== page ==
2008-09 NHL Playoffs – Joe Thornton: Too Little, Too Late…Again
April 29, 2009 1 Comment
LOS ANGELES — When San Jose Sharks superstar center Joe Thornton dropped the gloves with Anaheim Ducks center Ryan Getzlaf just two seconds into Game 6 of their Western Conference quarterfinal playoff series, it was too little, too late.
Thornton, who scored just one goal and contributed four assists in the six-game series, failed to show any fight in his game until it was too late, helping lead his team down the drain, losing the series in six games.
The Sharks have a reputation of being playoff busts, failing to get out of the second round in four straight seasons. This is also a team that reached the Western Conference Finals in 2003-04 and has been among the elite teams in the conference since then.
This season, the Sharks won the President’s Trophy, leading the National Hockey League with a 53-18-11 record, good for 117 points.
Indeed, the regular season has been kind to the Sharks.
The Sharks were led this season by Thornton, who scored 25 goals and added 61 assists for 86 points. He was followed by team captain Patrick Marleau, who scored 38 goals and contributed 33 assists for 71 points.
After the two veteran leaders, three younger players, right wing Devin Setoguchi, center Joe Pavelski and left wing Milan Michalek, contributed much of the Sharks’ offense.
Setoguchi, in just his first full season in the NHL, ranked third on the team in scoring with 31 goals and 34 assists good for 65 points in 81 games. He was followed by Pavelski’s 25 goals and 34 assists for 59 points and Michalek’s 23 goals and 34 assists for 57 points.
But the Sharks coasted down the stretch, struggling a bit with a 10-9-4 record over their final 23 games, losing three of their final five games, including two straight losses to the lowly Los Angeles Kings and Phoenix Coyotes.
Without momentum heading into the playoffs and given their poor playoff history, the Sharks were a prime target for an upset. The Ducks took advantage by pounding on the Sharks from the outset of the series while the Sharks’ response was feeble at best.
And it wasn’t that the Ducks were playing dirty. Rather, they took every opportunity to hit the Sharks’ top offensive threats who failed to show the heart and emotion needed to respond.
But there was one player who failed to respond the most. That player was none other than Joe Thornton.
To be sure, it is easy to pick on Thornton. After all, he stands out at 6-4, 235 pounds. More significant, the Boston Bruins gave up on him because of his inability to carry his team in the post-season.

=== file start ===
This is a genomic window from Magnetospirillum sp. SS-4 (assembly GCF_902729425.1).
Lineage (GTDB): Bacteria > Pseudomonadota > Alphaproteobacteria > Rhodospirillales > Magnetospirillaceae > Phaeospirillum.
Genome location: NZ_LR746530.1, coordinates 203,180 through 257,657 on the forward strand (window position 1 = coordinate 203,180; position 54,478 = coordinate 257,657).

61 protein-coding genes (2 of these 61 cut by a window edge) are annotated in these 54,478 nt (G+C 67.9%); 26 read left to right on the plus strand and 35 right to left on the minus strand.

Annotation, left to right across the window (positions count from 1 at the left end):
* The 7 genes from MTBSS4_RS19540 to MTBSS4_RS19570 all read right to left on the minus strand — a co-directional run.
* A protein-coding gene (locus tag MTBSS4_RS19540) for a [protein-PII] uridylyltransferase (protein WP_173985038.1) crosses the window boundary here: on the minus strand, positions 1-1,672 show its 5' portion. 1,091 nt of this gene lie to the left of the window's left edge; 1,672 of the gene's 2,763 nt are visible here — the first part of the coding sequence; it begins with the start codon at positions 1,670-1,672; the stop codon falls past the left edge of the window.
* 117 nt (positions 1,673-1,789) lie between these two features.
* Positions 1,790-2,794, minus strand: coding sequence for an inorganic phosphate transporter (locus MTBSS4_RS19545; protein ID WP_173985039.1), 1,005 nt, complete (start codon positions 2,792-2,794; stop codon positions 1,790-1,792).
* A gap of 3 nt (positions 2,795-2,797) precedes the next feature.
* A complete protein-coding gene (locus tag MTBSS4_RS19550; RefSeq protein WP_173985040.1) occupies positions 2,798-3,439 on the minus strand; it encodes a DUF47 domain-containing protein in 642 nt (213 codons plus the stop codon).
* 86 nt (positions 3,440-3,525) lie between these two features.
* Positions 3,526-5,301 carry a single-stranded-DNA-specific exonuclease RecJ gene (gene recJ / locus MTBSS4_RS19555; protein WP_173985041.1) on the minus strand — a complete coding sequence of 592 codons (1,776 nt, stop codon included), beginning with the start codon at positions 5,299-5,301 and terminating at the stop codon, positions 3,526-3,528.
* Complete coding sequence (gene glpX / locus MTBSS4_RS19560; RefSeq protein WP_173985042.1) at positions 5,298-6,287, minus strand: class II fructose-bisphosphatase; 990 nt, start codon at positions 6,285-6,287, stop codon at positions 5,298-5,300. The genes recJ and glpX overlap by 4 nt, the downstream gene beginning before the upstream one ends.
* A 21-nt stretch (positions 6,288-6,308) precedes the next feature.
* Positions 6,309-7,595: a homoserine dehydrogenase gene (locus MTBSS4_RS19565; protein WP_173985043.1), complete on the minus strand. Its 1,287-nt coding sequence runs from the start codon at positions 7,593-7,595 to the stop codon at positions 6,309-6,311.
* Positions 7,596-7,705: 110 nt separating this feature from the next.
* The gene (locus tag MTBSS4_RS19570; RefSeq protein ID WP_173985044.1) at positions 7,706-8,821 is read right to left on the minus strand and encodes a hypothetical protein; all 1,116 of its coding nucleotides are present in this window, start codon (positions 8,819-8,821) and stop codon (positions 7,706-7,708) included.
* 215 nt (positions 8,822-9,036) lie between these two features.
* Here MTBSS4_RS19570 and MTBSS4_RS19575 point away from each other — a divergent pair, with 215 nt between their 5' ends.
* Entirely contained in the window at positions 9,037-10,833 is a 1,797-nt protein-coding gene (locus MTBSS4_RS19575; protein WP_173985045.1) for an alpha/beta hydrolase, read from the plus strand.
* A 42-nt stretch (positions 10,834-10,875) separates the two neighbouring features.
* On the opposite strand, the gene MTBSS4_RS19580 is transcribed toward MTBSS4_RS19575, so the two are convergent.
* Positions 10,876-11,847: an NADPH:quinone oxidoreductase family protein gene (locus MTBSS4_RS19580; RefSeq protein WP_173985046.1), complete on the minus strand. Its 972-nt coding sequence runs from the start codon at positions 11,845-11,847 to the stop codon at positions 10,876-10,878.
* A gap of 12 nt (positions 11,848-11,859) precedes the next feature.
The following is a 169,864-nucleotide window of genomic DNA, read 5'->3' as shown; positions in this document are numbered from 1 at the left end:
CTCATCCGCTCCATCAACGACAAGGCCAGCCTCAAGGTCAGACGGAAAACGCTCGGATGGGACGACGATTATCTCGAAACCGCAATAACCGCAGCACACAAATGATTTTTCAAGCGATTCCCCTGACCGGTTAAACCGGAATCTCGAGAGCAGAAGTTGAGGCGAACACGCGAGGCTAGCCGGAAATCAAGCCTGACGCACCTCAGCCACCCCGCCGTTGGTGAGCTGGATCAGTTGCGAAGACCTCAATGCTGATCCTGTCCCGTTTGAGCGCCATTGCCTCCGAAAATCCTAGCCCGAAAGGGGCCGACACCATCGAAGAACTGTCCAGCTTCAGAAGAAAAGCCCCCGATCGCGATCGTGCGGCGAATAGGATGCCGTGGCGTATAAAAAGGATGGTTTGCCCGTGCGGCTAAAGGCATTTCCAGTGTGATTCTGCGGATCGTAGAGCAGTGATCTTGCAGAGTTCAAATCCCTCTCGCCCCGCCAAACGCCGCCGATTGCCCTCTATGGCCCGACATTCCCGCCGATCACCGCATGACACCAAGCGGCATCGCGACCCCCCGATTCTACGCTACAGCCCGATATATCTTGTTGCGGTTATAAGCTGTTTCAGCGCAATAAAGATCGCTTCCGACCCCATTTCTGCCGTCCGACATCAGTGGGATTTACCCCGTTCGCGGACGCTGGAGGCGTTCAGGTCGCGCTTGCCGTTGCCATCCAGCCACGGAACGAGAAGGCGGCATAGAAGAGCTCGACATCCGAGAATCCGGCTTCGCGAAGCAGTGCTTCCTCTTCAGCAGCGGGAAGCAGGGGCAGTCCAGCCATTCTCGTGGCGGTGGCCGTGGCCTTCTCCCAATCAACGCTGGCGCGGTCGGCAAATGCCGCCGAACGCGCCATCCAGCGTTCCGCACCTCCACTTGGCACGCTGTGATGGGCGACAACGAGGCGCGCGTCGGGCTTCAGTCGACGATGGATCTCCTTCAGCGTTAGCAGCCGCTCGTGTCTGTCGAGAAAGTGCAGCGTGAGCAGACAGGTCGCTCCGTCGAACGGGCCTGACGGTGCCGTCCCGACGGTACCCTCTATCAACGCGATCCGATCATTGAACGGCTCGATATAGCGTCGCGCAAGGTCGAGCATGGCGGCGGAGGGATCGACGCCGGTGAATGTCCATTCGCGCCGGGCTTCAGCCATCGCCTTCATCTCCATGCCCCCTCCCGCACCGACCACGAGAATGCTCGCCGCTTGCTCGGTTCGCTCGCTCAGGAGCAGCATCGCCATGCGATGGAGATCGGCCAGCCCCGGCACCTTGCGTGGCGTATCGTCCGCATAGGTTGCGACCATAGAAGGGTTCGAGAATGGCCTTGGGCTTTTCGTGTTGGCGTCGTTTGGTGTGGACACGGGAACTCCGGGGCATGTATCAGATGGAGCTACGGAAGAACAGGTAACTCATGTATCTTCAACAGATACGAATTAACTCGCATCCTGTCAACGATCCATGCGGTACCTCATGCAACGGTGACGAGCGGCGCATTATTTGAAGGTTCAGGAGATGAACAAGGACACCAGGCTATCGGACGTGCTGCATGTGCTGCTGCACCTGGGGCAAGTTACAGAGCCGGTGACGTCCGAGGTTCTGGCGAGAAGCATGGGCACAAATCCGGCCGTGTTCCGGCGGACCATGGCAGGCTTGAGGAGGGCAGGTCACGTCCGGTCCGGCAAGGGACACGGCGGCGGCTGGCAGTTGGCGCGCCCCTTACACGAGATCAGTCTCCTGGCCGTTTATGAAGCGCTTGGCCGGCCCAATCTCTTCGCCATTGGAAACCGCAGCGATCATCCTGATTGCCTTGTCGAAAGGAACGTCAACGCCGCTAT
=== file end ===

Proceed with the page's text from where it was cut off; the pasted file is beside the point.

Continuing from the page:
But that’s just it….Thornton has the size and strength to take a beating and even dish it out and he certainly has the skill to take over a game—he is the Sharks’ best player. Nevertheless, he failed to muster up much of anything in response to the punishment he took from Getzlaf, that is, until the 0:02 mark of the first period in Game 6 when his frustration and anger boiled over in his fight with the Ducks’ top center.
But the fight was likely motivated by Thornton’s frustration and anger as opposed to him trying to inspire and lead his team after Getzlaf had frustrated him at virtually every turn in the series.
At 6-4, 221 pounds, Getzlaf is no slouch. But Thornton paled in comparison when push came to shove in the corners, along the boards and in front of either net. To be sure, he led his team by example, but in the wrong direction. His teammates followed his lead, losing the majority of the physical battles in the trenches—exactly where the Ducks won the series.
Without question, Marleau, Setoguchi, Pavelski and Michalek seemed to follow Thornton’s lead and they too contributed little in the series, also displaying little in terms of heart or emotion.
Meanwhile, Ducks goaltender Jonas Hiller was outstanding, outplaying his counterpart, San Jose’s Evgeni Nabokov. However, Hiller got a lot of help from the Sharks who played way too soft in this series, making Hiller’s job a lot easier.
Hiller should thank his buddy, Thornton, his teammate at HC Davos in the Swiss League during the 2004-05 lockout year, for helping him out.
Thornton’s best playoff years were in 2006-07 and 2007-08, both with San Jose, when he scored a goal with ten assists in eleven games in 2006-07, and two goals with eight assists for ten points in 13 games in 2007-08.
Nevertheless, the superstar center has never been able to lead his teams out of the second round and in five out of the nine times his teams qualified for post-season play, they were eliminated in the first round.
Four of those five came while Thornton was with Boston, and certainly influenced the Bruins to trade him to the Sharks in the 2005-06 season.
Fast forward to 2009 and Thornton continues to sputter in the playoffs. Given his inability to lead his team to a stronger response against Anaheim and with the Sharks having to endure yet another early exit from the post-season, especially after winning the President’s Trophy, Thornton will be labeled as a playoff bust for another season.
The question now is whether or not he can ever lose that reputation.
It certainly seems that the answer is no.
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